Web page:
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Sandhurst Coworking Hub bursts the military bubble.

The “Forces Scrub Hub” unites the local community to provide scrubs for military medical staff.

The walls and wires of the Royal Military Academy Sandhurst (RMAS), like any other military base around the country, enable the men and women working there to carry out their jobs and training in a safe environment. Sometimes though, members of the local community are often left wondering what goes on “behind the wire”?

Sandhurst has always been strongly rooted in the community, and each year opens its gates for Heritage Day, which over 10,000 people visited last year. Now, the team at the RMA Sandhurst Coworking Hub have found another focus for their enthusiasm and community spirit.

With many of their members furloughed, or their businesses slowing down due to the Covid-19 lockdown, the team have converted their coworking hub into the ‘Forces Scrub Hub at RMAS’.

Hub team leader Kelly Pollard says she was inspired by the work of Lynda Yong & Sunita Shroff at Scrubs Glorious Scrubs. “I saw on Facebook that Scrubs Glorious Scrubs were doing an amazing job of getting people to sew scrubs for Frimley Park Hospital and it made me realise that the medics on the camp at Sandhurst were probably facing the same problem”.

RMAS is the home to Robertson House, where newly qualified doctors go to complete the army phase of their training, and it is also home to many medics working at Frimley Park Hospital, where there has long been a close relationship between the Ministry of Defence and the NHS.

With the new regulations meaning that doctors can no longer wear their regular clothes, and the need for washing scrubs after every shift, military medics have faced the same worries about shortages of scrubs as the rest of the medical profession.

The project kicked off with Sandhurst Support Unit generously ordering scissors and material for Kelly and her small team of 5 cutters and 5 sewers to get started with. Before long they were itching to produce more, and to pick up momentum they sent out a plea to the local community for donations of material.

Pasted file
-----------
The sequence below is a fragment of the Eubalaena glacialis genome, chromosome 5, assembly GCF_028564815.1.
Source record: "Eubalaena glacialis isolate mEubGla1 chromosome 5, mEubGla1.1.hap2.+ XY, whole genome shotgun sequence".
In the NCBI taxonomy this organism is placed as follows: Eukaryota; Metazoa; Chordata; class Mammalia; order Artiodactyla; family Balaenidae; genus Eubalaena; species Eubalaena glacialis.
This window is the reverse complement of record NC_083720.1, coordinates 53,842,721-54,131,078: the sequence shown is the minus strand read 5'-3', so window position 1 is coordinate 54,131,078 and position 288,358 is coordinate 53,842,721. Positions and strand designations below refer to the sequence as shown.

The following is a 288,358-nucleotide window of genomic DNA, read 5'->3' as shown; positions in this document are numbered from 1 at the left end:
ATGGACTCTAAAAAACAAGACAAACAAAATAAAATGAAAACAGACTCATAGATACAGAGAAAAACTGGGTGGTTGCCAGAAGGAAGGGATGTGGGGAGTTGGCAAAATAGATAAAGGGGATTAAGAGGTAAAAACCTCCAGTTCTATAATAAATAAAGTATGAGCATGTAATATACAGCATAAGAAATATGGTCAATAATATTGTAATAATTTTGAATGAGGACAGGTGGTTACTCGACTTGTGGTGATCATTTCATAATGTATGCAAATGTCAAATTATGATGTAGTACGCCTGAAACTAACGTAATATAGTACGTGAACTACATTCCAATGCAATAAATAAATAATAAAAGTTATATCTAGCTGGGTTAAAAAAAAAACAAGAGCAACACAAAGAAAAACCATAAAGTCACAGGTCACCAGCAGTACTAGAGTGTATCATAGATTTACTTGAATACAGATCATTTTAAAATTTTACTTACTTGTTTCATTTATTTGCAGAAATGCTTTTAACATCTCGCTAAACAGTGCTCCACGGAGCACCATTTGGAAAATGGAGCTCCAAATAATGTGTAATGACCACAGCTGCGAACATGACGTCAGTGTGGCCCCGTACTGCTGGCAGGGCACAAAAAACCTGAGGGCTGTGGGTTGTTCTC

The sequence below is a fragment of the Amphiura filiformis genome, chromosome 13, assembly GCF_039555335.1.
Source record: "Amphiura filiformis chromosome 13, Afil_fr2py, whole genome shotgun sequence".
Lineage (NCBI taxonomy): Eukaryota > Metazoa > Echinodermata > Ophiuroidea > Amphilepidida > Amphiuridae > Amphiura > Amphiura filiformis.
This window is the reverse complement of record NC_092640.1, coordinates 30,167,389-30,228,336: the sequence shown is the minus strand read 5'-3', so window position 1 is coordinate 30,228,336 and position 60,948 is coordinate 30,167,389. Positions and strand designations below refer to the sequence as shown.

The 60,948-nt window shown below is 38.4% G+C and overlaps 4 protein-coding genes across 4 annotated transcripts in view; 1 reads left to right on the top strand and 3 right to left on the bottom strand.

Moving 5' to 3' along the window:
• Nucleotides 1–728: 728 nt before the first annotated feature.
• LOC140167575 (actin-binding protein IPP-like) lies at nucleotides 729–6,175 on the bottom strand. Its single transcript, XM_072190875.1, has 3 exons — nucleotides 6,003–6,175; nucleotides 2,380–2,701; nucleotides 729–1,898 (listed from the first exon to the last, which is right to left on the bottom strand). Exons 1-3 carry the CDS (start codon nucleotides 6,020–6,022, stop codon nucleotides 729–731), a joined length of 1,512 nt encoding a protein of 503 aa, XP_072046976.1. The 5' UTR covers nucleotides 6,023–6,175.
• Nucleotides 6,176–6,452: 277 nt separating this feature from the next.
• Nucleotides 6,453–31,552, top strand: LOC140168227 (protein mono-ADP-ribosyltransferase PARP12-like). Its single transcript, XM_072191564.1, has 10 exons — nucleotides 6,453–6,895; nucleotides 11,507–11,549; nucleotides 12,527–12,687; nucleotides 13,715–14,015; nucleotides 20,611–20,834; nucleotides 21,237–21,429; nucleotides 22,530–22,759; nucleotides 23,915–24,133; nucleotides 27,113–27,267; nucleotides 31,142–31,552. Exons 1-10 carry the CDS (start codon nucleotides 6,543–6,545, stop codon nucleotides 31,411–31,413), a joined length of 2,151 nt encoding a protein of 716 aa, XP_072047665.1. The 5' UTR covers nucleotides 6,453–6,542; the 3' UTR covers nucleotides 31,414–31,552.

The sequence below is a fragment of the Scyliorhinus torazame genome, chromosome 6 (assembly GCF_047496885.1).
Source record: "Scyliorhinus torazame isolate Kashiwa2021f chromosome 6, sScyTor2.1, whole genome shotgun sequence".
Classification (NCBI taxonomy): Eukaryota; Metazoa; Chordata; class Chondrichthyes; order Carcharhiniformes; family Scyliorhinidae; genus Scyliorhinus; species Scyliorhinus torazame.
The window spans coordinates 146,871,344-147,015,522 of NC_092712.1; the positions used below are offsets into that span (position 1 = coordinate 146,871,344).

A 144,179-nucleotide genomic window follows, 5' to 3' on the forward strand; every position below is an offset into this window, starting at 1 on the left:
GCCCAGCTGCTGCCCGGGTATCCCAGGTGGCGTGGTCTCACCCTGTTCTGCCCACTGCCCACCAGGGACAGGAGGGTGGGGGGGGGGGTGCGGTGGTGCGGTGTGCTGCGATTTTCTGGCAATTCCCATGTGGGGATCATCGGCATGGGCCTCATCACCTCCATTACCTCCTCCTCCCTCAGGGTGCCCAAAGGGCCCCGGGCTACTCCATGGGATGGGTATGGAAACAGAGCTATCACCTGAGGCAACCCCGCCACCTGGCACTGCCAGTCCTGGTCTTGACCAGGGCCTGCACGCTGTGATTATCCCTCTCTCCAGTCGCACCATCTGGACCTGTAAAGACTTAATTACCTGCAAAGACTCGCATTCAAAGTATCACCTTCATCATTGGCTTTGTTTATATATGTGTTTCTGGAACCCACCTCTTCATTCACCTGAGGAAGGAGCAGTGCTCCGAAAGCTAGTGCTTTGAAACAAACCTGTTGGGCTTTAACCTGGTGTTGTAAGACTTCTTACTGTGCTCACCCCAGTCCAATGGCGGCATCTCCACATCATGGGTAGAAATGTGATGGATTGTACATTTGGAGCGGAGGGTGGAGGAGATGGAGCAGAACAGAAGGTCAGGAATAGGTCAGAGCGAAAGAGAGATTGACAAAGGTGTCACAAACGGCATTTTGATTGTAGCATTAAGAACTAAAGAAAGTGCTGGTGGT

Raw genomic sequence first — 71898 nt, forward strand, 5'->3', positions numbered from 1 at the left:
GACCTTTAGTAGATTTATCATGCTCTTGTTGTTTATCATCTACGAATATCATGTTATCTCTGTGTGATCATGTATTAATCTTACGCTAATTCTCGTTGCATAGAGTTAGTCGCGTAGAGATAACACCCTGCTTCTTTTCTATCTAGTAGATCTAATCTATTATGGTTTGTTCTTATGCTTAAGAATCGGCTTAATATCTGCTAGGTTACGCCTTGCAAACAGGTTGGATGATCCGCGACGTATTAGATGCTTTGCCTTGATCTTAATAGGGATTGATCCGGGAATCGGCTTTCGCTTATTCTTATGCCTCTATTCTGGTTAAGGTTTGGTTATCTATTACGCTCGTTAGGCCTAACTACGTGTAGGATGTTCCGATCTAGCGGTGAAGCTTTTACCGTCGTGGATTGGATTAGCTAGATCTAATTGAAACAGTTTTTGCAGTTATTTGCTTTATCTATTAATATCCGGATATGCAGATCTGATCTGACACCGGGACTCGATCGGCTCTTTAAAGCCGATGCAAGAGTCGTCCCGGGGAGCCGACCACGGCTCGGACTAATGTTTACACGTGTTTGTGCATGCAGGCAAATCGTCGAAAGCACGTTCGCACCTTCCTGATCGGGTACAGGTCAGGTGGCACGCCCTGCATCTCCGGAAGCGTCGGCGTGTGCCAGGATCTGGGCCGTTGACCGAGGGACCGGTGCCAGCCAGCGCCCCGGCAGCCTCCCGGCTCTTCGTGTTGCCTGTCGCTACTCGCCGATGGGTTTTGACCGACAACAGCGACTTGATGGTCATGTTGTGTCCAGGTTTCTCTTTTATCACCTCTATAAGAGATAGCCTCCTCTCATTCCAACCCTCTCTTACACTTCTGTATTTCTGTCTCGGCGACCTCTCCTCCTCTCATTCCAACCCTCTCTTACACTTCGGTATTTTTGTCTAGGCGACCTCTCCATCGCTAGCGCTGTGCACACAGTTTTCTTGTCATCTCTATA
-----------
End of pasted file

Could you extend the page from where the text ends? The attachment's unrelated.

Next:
Donations of not only material, but time and effort came in thick and fast and the team started off making scrubs and hats from duvet covers and pillow cases. Since then they have been able to place larger orders for material thanks to a generous donation from The Scrubs Glorious Scrubs team who donated some of the money that was raised for them by Noah Evans (son of TV and radio legend Chris Evans) camping out in his back garden for 28 days — he has raised an incredible £1.2m so far and that figure is still rising.

In just 2 weeks the team have created a huge buzz around the Station and the local area. The Forces Scrub Hub now has a team of over 200 cutters, sewers, washers and drivers all pulling together to produce not only scrubs, but also hats, visors, and scrub bags so that everything can be removed at the end of the shift, put straight into a bag and the whole bag can then be put straight into the washing machine to reduce the risk of contamination at home.

They even have a local shop where volunteers can pick up their material and drop off their finished items, or drop off donations of material. Audrey Meek from TC Tech Repairs in Sandhurst, kindly volunteered her store to be the local focal point for the project and this has allowed the scale of the project to really take off.

Military Coworking Hubs are created to overcome social isolation and create a community where spouses can go to work, and Kelly has said that the sense of community from this project has been overwhelming. “We have had people thanking us for organising the project, when they are the ones doing the hard work, cutting and sewing! So many people have told us that it has given them a real sense of purpose and something to focus on whilst in lockdown, and made people feel like they are not powerless; they can do something that really helps their local community fight this battle”.

The team have been inundated with people asking how they can help, even if they are not a natural with a needle and thread. From Tom at Snow Windows who has given the shop window a scrub hub theme and Dave Richardson, who has produced over 100 visors on his 3D printer, to the team of volunteers driving around collecting and delivering to those who are self-isolating but still want to help out; everyone is doing their bit. People have felt so inspired to join in that they’ve even gone out and bought new machines!

Other thanks must go to the hub members who are tirelessly (and safely!) promoting and co-ordinating this project, as well as picking and packing the material ready to go out to the community sewers and cutters; Sarah-lee Craycraft, Bec Brocklesby, Pauline Andrews and Sarah Sawyer. If there are any positives to be found from this crisis then this sense community spirit, not felt on this scale since the end of the war, should certainly be one of them.

To join the team of volunteers: Forces Scrub Hub at RMAS Facebook Group

To donate to the Scrub Hub GoFund Me Page for materials:



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